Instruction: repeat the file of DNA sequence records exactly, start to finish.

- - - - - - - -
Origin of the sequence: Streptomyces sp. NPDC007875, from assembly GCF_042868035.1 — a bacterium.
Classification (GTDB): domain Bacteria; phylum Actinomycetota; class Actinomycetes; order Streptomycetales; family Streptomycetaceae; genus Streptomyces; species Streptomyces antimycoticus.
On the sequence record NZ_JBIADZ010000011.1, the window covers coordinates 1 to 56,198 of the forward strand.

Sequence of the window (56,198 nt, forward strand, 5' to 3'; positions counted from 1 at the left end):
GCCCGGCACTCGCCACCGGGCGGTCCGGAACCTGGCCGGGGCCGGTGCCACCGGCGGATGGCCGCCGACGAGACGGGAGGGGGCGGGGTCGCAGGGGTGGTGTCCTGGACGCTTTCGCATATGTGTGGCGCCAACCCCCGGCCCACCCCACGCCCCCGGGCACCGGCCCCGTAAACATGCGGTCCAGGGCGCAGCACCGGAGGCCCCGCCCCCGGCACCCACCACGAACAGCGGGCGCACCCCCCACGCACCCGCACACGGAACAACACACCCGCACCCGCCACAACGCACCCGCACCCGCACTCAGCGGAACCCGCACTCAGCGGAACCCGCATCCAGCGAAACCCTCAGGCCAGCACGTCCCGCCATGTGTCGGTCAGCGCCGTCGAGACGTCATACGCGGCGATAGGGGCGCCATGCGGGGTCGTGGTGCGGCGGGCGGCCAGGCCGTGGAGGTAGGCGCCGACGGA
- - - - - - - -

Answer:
Origin of the sequence: Streptomyces sp. NPDC007875, from assembly GCF_042868035.1 — a bacterium.
Classification (GTDB): domain Bacteria; phylum Actinomycetota; class Actinomycetes; order Streptomycetales; family Streptomycetaceae; genus Streptomyces; species Streptomyces antimycoticus.
On the sequence record NZ_JBIADZ010000011.1, the window covers coordinates 1 to 56,198 of the forward strand.

Sequence of the window (56,198 nt, forward strand, 5' to 3'; positions counted from 1 at the left end):
GCCCGGCACTCGCCACCGGGCGGTCCGGAACCTGGCCGGGGCCGGTGCCACCGGCGGATGGCCGCCGACGAGACGGGAGGGGGCGGGGTCGCAGGGGTGGTGTCCTGGACGCTTTCGCATATGTGTGGCGCCAACCCCCGGCCCACCCCACGCCCCCGGGCACCGGCCCCGTAAACATGCGGTCCAGGGCGCAGCACCGGAGGCCCCGCCCCCGGCACCCACCACGAACAGCGGGCGCACCCCCCACGCACCCGCACACGGAACAACACACCCGCACCCGCCACAACGCACCCGCACCCGCACTCAGCGGAACCCGCACTCAGCGGAACCCGCATCCAGCGAAACCCTCAGGCCAGCACGTCCCGCCATGTGTCGGTCAGCGCCGTCGAGACGTCATACGCGGCGATAGGGGCGCCATGCGGGGTCGTGGTGCGGCGGGCGGCCAGGCCGTGGAGGTAGGCGCCGACGGA